In Mozambique A Mural Writes, “People With Albinism are the Same as You!”

As reported by the Human Rights Watch; in Mozambique, a grassroots organization to support people with albinism is using murals to spread awareness and a positive image of the disease. The five murals show an image of two young girls delightfully holding hands; one with albinism, one without. Printed below it, translated into English, reads, “People with albinism are the same as you!”
The artist is using their art to paint the condition in a positive light. This is part of an effort to fight against the ostracization experienced by the albino community in Subsaharan Africa, where the disease is the subject of various myths of witchcraft.


Albinism is a a category of rare conditions defined by a deficiency or total lack of melanin. Melanin is the pigment used by the body to create color in our hair, skin, and eyes. Without it, people with albinism tend to have very light features and be very sensitive to the sun, exponentially increasing their risk of skin cancer. People with albinism also experience vision issues. The disease is genetic and has no cure, but treatment is symptomatic.

Discrimination And Historical Myths

While albinism is quite rare, affecting around 1 in 20,000 in Europe and North America, but it’s much more common in Sub-Saharan Africa. Where Mozambique is located, around 1 in 1,000 people live with the disease. Samer Muscati, Associate Director of the Disability Rights Decision of HRW, explained how  those with albinism were treated discriminately by many layers of society.
They note that barriers ensue from youth, with people with albinism often treated without the respect they deserve from teachers and peers, and they do not receive assistance to compensate for their visual impairment.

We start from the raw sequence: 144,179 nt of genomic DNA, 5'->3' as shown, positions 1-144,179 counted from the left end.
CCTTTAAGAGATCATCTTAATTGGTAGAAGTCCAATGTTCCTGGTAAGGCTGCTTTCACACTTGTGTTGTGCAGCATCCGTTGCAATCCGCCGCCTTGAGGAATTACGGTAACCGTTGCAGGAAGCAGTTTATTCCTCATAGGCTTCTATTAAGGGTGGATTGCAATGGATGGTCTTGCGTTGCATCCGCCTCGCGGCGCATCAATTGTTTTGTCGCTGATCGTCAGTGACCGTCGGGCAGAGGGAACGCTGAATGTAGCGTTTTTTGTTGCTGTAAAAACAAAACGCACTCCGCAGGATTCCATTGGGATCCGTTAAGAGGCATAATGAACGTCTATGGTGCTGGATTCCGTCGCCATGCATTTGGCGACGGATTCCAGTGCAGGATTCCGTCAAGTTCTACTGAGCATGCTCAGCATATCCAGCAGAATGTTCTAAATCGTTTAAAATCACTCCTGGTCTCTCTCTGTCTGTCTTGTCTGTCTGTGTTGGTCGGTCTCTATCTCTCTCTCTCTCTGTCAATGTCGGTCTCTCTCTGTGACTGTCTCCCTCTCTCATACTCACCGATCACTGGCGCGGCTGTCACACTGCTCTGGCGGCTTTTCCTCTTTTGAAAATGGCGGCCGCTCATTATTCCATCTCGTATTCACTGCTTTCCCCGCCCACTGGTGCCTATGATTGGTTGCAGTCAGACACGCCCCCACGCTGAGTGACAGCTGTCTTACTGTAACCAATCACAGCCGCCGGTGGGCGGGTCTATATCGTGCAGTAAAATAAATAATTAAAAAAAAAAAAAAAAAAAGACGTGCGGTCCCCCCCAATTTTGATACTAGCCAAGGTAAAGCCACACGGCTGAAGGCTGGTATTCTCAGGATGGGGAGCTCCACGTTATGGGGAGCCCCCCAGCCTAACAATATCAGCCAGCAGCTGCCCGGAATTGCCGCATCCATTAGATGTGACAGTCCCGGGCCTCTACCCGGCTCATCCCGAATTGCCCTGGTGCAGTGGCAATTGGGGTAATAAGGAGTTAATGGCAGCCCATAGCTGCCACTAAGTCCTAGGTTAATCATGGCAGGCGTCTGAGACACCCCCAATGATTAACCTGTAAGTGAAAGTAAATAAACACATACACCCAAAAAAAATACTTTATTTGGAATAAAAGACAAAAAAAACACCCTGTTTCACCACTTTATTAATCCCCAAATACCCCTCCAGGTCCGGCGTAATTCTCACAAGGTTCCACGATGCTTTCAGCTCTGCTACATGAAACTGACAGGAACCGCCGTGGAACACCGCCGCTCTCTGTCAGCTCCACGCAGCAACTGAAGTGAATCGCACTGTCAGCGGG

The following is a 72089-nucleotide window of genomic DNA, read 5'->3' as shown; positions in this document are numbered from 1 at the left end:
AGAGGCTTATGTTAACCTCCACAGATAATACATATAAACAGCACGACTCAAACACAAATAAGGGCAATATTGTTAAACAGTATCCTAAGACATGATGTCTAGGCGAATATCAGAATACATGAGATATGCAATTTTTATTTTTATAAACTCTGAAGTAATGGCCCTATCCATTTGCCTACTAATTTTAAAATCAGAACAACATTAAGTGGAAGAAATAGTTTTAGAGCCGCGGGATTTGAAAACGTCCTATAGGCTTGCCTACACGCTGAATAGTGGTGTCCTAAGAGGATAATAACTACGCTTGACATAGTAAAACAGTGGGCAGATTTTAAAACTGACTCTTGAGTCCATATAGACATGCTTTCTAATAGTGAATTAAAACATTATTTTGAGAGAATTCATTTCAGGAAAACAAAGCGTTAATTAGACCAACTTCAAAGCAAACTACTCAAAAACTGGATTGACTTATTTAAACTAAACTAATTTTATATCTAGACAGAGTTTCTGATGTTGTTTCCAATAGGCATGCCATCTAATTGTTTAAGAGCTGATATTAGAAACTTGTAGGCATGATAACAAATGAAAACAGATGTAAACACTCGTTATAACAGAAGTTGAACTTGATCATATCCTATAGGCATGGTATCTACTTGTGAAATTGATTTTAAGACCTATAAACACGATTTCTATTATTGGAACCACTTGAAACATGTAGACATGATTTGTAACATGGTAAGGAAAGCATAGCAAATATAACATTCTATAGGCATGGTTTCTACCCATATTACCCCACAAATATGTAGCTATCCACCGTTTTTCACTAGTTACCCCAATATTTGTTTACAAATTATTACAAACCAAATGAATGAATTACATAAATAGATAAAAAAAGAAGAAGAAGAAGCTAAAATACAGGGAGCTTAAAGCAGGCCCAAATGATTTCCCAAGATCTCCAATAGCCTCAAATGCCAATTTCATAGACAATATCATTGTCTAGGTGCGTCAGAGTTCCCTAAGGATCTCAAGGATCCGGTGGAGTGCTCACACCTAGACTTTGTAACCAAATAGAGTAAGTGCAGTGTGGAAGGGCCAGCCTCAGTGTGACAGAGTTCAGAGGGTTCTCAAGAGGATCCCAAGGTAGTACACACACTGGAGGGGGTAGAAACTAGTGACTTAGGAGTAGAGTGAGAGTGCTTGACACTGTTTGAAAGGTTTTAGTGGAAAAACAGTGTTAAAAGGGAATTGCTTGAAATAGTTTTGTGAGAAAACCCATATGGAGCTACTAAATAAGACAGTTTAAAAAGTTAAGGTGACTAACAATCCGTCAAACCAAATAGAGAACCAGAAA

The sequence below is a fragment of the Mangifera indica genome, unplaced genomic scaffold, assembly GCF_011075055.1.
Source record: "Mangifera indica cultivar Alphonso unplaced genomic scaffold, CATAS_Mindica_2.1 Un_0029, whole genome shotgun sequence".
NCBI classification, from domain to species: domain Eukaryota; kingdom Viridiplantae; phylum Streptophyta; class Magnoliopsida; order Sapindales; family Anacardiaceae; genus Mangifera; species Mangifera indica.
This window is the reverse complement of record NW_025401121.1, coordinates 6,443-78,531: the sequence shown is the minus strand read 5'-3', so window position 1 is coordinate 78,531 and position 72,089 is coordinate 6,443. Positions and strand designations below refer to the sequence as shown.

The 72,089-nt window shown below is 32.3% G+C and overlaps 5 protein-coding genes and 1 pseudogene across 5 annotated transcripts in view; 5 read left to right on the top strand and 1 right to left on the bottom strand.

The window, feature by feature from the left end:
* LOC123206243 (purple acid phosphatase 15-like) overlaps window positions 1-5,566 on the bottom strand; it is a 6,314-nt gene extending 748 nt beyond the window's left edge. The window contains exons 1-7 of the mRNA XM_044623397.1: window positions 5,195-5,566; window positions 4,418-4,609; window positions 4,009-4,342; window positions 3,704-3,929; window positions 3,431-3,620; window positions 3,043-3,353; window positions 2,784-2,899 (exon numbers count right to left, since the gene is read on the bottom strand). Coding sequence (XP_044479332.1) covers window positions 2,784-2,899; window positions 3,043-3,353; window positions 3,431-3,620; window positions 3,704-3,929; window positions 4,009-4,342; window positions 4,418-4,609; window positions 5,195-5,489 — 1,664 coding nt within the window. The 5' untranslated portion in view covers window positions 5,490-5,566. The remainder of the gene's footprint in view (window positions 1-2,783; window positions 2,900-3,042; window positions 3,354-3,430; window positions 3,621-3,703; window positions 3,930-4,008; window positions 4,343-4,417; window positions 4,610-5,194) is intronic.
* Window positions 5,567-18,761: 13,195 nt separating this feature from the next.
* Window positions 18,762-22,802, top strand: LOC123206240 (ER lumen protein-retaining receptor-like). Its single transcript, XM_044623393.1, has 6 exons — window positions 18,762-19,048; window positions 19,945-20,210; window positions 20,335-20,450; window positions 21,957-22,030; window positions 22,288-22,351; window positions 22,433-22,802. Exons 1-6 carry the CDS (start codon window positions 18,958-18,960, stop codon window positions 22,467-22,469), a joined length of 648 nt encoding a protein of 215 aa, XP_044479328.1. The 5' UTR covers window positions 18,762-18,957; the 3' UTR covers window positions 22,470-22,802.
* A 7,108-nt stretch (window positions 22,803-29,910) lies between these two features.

The Human Rights Watch wrote, “In late 2014, there was a surge of attacks on people with albinism in Mozambique, including kidnapping and trafficking. At the peak in 2015, the UN independent expert on the enjoyment of human rights by persons with albinism received reports from nongovernmental groups of over 100 attacks that year alone.”
Myths surrounding the disease not only create widespread discrimination. The HRW continued, “A belief in witchcraft is one of the root causes of attacks, the independent expert said, with assailants believing that body parts from people with albinism can produce wealth and good luck.”
 This can deter children with albinism and their families from feeling safe letting their child walk to school, therefore blocking their education. Muscati believes authorities need to improve efforts to prevent such discrimination and combat the problematic stigma.

Tackling Systemic Barriers

Now, efforts are being made by to improve access and remove the systemic barriers that hold people with albinism back.
The Human Rights Watch visited dozens of people affected by albinism in Mozambique to get a fuller picture of their experience and the sticky points that deter their access in their communities. They saw a changing story. Rosa, 34, told them as a child she had rocks thrown at her due to the color of her skin and was told it made her a witch.
In 2015 though, the Mozambique government committed themselves to taking more tangible steps to combat discrimination towards those with albinism, part of which involves community education and understanding of the disease.

The Murals Spreading Light

The murals are part of this project to change how people see those with the disorder. 9-year-old Josina, featured in the murals, shows how far the country has come. Already, she faces a vastly different future and is embraced by her friends and family. The mural features her with her niece. Josina said to HRW,
 “She is my best friend. She is always asking if I’m ok, she helps me read after school and she looks after me.”

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